Desktop apps


An online database tool – much organisation and planning is done in this.


Searches your computer with a few keystrokes – no more endless clicking. 


How Johnny makes the boxes and arrows to explain things in lessons.


How Johnny made our course map.


This is where we type words – a simple text editor that also works with Markdown


Bardot Brush

A nice lady who does easy-to-follow, colourful Procreate tutorials. 

Pen Tips*

Drawings are done with an Apple Pencil (2nd generation) that wears a Pen Tip for extra grip.


Images are created with Procreate (made in Tasmania!), on an iPad Air (4th generation).

Project organisation

Johnny Decimal

A decimalised numbering system Johnny invented to organise files. When used in combination with Alfred, we can find any file instantly.

Recording and editing


An AI-based web service for video audio levelling.


This turns an iPhone into a webcam to record our talking heads in lessons. The footage is sucked directly into ScreenFlow.


Videos are recorded and edited in this. 

Cameras and lighting

Neewer LED panel lights

They light up our dark office during recording.

Røde NT-USB microphones

We had these because we used to do a podcast. They’re lovely.

Røde PSA1 studio arms

We used to have the mics on stands on the desk, but these are way better.

Security, back up, and storage

There's a whole back-up server and VPN situation. But our newest office friend is the Synology DiskStation DS118 with a Seagate 8TB IronWolf drive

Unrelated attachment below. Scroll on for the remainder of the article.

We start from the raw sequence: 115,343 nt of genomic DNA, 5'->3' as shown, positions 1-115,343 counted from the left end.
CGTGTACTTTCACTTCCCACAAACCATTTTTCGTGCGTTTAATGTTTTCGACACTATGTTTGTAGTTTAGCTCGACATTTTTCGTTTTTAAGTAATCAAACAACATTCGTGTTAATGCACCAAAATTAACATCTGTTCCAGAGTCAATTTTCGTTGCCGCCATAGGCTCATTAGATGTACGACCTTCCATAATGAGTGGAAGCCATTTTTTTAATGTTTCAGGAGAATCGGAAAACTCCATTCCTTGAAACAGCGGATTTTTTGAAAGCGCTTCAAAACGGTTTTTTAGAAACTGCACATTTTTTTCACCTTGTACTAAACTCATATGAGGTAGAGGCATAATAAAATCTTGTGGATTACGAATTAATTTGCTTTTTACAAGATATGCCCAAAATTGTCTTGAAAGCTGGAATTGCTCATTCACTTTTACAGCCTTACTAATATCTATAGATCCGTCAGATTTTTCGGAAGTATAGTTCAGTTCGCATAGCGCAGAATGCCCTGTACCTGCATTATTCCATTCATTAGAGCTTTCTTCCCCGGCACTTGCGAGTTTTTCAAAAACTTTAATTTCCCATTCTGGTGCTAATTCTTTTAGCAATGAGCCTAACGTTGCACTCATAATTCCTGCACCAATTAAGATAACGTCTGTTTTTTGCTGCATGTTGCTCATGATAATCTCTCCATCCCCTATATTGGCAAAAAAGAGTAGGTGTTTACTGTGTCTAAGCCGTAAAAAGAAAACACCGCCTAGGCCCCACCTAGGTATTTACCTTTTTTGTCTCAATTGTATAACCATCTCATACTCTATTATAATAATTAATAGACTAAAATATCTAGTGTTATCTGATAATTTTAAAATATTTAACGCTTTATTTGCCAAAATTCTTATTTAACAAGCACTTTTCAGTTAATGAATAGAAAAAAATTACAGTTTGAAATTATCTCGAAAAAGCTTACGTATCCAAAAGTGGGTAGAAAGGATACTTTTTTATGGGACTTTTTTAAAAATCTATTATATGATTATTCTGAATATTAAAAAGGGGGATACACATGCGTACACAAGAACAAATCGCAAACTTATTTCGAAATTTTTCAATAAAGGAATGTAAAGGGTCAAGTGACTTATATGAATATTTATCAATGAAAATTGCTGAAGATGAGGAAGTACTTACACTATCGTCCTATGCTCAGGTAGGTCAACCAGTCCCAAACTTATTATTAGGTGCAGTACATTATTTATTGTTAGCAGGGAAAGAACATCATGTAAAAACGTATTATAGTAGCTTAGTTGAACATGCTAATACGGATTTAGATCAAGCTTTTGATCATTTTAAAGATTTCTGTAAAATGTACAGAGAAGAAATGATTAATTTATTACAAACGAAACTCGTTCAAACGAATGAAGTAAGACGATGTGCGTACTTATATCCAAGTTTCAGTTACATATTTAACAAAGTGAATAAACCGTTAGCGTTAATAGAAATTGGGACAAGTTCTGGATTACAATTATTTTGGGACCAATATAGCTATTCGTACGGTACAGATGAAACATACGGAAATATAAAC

We also use:





Desk setup

Door desk

Office desks are never big enough and they cost heaps. We copied the prototype that Lucy’s dad, Bob, made – two wooden doors sitting on IKEA office drawers and cabinets. The doors are heavy so it’s stable. Our cabling is neatly organised with power boards attached to the undersides. And when you move house, just lift the doors off.

Ekedalen chair

Johnny has tried and rejected numerous over-priced, ugly desk chairs. So he bought a standard chair-shaped chair from IKEA – turns out it works fine. Lucy's desk chair is ergonomically inappropriate and best left unmentioned.

Other things we couldn’t do this without

Lucy’s spider cup, by David Thorne.

Yeti mugs.

And of course, Excel – but Microsoft doesn’t need the publicity.

*Pen Tips and Airtable are affiliate links and we may earn a small commission if you buy these.